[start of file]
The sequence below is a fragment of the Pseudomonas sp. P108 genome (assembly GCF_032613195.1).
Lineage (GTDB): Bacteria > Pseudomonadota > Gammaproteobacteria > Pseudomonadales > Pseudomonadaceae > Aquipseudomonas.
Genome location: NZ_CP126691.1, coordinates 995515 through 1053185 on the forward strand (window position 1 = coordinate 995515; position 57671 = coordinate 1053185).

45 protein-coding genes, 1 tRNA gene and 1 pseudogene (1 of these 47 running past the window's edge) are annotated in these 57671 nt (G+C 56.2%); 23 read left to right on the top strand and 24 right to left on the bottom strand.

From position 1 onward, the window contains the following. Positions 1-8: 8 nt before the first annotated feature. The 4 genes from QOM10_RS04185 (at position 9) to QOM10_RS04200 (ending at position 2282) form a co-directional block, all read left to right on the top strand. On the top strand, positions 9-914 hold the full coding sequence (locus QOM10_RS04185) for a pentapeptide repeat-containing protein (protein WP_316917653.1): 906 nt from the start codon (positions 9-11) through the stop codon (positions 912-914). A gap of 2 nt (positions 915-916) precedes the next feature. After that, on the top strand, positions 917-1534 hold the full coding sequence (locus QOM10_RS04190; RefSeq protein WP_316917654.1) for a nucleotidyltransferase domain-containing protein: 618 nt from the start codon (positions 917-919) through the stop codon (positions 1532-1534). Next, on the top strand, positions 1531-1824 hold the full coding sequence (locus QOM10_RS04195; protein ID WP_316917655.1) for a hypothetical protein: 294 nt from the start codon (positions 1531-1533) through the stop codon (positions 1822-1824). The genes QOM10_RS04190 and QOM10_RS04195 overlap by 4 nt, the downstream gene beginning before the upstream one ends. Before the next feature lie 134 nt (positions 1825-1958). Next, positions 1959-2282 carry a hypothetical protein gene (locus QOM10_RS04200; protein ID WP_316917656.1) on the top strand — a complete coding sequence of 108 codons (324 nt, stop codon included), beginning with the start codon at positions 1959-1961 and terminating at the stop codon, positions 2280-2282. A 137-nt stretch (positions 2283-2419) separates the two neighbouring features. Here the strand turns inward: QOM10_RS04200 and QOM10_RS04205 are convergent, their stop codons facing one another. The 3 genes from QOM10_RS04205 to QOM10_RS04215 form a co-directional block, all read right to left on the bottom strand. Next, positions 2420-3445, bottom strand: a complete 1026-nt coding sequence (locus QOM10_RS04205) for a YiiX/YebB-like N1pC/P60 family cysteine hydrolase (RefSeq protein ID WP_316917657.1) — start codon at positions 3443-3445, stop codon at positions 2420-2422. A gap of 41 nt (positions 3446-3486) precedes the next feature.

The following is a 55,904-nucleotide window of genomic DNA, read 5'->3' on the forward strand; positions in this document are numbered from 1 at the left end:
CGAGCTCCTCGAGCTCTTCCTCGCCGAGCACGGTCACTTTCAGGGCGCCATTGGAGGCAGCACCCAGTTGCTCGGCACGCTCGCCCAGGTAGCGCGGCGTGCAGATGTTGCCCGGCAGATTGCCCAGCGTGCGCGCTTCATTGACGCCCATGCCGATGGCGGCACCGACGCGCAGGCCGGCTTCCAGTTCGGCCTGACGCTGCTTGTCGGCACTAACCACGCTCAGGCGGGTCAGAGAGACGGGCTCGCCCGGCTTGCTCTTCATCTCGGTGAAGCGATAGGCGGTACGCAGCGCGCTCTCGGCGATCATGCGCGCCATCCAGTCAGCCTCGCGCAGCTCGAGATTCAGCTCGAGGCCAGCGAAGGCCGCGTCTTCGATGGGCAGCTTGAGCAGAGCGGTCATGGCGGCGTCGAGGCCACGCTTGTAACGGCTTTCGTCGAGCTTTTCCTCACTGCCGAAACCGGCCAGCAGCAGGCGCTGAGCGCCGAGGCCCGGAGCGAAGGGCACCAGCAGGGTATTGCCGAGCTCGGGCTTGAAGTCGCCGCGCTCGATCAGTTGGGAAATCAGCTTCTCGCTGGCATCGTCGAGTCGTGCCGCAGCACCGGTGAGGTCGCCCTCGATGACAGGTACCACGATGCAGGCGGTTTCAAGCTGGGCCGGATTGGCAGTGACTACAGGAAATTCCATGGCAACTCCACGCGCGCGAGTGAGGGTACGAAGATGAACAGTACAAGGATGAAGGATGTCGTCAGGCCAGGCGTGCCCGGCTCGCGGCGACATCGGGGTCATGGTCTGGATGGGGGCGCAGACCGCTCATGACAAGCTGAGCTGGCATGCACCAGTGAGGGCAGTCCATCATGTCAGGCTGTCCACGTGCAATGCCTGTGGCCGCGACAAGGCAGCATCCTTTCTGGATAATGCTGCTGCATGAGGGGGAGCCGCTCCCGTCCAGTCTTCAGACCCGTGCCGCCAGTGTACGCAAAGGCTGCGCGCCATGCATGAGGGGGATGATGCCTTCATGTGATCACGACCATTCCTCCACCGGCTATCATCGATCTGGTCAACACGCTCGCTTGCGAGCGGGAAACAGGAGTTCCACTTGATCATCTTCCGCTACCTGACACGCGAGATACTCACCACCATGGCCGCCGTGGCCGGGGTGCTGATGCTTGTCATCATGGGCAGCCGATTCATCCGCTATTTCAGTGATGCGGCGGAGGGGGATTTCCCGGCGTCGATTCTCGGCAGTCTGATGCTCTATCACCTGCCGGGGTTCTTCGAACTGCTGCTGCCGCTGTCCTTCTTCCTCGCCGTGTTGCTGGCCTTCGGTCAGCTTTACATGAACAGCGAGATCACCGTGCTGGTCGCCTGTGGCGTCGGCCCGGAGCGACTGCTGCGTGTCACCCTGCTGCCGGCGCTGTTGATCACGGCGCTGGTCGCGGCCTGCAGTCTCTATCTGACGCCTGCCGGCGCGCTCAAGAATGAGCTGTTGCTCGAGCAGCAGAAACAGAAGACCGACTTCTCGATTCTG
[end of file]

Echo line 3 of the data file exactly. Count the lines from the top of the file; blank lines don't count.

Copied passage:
Genome location: NZ_CP126691.1, coordinates 995515 through 1053185 on the forward strand (window position 1 = coordinate 995515; position 57671 = coordinate 1053185).